CHICAGO, IL – Members of the National Hellenic Student Association (NHSA) chose the Windy City for a three-day conference filled with networking sessions, city walks, and celebrations October 23-25.
Despite some last minute venue changes that the organizing group had to accommodate, the NHSA conference was a success in bringing together Greek-American youth for a combination of learning and socializing with a total of 114 registered attendees and a dozen mentors, representing 45 U.S. universities and 23 NHSA member chapters.
On October 23, students were welcomed at various offices in the city for professional networking, followed by an evening happy hour at Chicago’s legendary Hard Rock Hotel. A Greek night was later held at the Wit Hotel in downtown Chicago as a warm-up to the Saturday morning speed networking sessions, presentations, panel discussions and team-building activities that followed. Saturday night could not be spent without yet another festive social gathering, while Sunday included a farewell walk around the city.
“The convention is a wonderful way for young professionals and students to meet each other and foster a supportive relationship across the United States,” said University of Iowa student Panagiota Terzis. “I met a lot of people and created the foundation for long lasting relationships, professional and personal,” she added.
The next day, the current events panel included commentary and a follow-up discussion with Executive Director of the Hellenic American Leadership Council Endy Zemenides, Consul General of Greece in Chicago Ioanna Efthymiadou, and Honorary Consul of the Republic of Cyprus Michael Dovellos.
“Unless they are reading the National Herald every day or other Greek newspapers, most students aren’t getting this type of news,” Zemenides said of the talks. “It’s one thing to just see headlines and it’s another to really understand the substance about it,” he added.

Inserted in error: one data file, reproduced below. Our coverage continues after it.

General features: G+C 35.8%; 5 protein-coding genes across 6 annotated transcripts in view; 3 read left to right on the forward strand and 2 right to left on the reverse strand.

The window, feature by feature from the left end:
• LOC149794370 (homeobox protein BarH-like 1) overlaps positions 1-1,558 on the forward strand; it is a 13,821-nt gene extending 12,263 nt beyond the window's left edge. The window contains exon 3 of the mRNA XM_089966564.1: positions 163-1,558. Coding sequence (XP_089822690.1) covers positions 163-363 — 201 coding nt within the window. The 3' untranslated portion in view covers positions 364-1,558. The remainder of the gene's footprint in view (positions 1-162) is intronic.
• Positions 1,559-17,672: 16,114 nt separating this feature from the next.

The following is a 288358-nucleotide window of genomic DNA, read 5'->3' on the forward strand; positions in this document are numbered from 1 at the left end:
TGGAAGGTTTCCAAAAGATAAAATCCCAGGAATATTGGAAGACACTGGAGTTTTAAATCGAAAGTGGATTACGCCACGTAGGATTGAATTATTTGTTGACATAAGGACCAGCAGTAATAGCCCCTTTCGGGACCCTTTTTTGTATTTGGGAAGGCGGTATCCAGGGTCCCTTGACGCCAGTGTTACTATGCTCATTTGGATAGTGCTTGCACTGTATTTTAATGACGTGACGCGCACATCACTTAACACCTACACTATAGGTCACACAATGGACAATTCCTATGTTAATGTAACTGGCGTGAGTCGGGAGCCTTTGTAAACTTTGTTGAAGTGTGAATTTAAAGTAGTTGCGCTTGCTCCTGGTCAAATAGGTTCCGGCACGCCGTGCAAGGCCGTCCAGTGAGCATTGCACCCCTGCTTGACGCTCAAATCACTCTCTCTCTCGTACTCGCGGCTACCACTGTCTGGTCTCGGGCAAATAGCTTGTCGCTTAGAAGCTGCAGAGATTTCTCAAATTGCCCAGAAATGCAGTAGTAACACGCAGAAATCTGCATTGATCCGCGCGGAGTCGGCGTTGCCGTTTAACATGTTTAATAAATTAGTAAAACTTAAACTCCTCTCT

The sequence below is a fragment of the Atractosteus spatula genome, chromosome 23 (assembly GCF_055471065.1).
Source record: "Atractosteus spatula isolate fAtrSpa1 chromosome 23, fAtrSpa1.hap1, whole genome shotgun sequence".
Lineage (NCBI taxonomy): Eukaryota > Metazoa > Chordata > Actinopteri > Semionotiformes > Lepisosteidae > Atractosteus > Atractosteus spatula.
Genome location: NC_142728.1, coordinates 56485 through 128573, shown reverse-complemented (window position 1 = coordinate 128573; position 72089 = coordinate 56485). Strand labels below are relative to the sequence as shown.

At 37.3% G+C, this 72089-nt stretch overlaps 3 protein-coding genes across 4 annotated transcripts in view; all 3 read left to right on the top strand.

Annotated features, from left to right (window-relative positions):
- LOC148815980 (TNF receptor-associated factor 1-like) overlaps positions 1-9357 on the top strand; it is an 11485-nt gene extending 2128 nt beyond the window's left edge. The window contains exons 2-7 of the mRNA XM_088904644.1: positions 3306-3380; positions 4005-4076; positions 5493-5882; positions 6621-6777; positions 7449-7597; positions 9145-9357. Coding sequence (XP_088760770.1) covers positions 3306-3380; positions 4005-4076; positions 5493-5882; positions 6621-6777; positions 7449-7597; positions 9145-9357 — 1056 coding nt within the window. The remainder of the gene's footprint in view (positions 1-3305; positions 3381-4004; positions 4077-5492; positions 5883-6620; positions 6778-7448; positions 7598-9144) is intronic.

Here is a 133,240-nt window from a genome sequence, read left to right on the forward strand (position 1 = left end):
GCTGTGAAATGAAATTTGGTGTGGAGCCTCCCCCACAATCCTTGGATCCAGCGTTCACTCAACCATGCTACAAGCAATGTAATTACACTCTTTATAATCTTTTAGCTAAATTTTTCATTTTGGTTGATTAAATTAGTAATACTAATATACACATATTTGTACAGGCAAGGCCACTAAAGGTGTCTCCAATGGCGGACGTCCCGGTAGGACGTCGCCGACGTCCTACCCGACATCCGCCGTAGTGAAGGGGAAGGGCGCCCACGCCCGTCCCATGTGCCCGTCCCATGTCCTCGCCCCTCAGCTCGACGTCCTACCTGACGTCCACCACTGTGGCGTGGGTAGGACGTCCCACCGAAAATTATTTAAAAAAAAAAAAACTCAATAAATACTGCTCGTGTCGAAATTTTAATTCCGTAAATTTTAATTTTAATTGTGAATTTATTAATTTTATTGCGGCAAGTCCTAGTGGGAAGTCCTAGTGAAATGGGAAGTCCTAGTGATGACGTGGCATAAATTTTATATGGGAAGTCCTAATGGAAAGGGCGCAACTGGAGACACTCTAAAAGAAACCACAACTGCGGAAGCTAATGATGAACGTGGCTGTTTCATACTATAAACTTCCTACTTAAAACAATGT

This year’s speaker discussions touched on the Greek crisis, Greece’s geopolitical position in the Mediterranean, and foreign relations with the EU, Turkey, Cyprus, and Israel.
“You can’t become an expert on just knowing what everybody else knows, you have to know more,” Zemenides said. “And that’s what we endeavored to do, to give the students a leg up in knowledge, and I think they saw that during the panel,” he said.
During that morning’s presentations, University of Chicago Linguistics Professor Anastasia Giannakidou discussed the evolution of the Greek language and the benefits of being bilingual across different spectrums. Also presenting at the conference was Field Museum Curator Dr. William Parkinson who introduced “The Greeks: From Agamemnon to Alexander the Great,” the Museum’s latest exhibit set to open this November.
One of many NHSA conferences held over the years, the Chicago event once again united students, friends, and local leaders in the Greek-American community, something that is becoming of more and more value nowadays.
“Building your networks and reaching out to mentors in our community is very important,” Efthymiadou told the students, encouraging them to stay involved with the Greek community both on a local and national level.
“It is extremely important that we, the future Hellene leaders, recognize issues that we will need to address and help solve them,” said Loyola University student Dimitri Polymenakos of challenges faced growing up Greek-American.
On the success of this year’s convention, current NHSA President Konstantina Panagiotopoulos noted the valuable connections made between attendees.
“The bonds and relationships formed throughout the weekend, both on a professional and personal level truly reflect the overall mission of NHSA,” Panagiotopoulos said. “We grew in many ways, and while we have much work to do, we united Greeks from the local and national standpoint, and that is what defines our success,” she added.
Just as the fall 2015 convention came to an end, this spring will bring yet another gathering, and planning has already begun.
“We look forward to organizing the spring convention, and continuing the legacy of the NHSA,” said Konstantine Ouranitsas, NHSA immediate past president.
The NHSA of America is the network of the Hellenic Student Associations across the United States. By linking Greek, Greek-American and Cypriot students of the American educational institutions, the organization aims to promote ideas and projects that enrich the Hellenic spirit on campuses nationwide.
“The student’s efforts were phenomenal. It’s not an easy thing to be a student and in your spare time put together something like this,” Zemenides said. “Given the logistical challenges bringing people in from around the country and giving them quite a diverse program, [the students] should be commended for their initiative and for pulling it off in the end,” he added.
Vasiliki Mitrakos contributed to this report.
NHSA attendees pose for a photo in Chicago’s famous Millennium Park.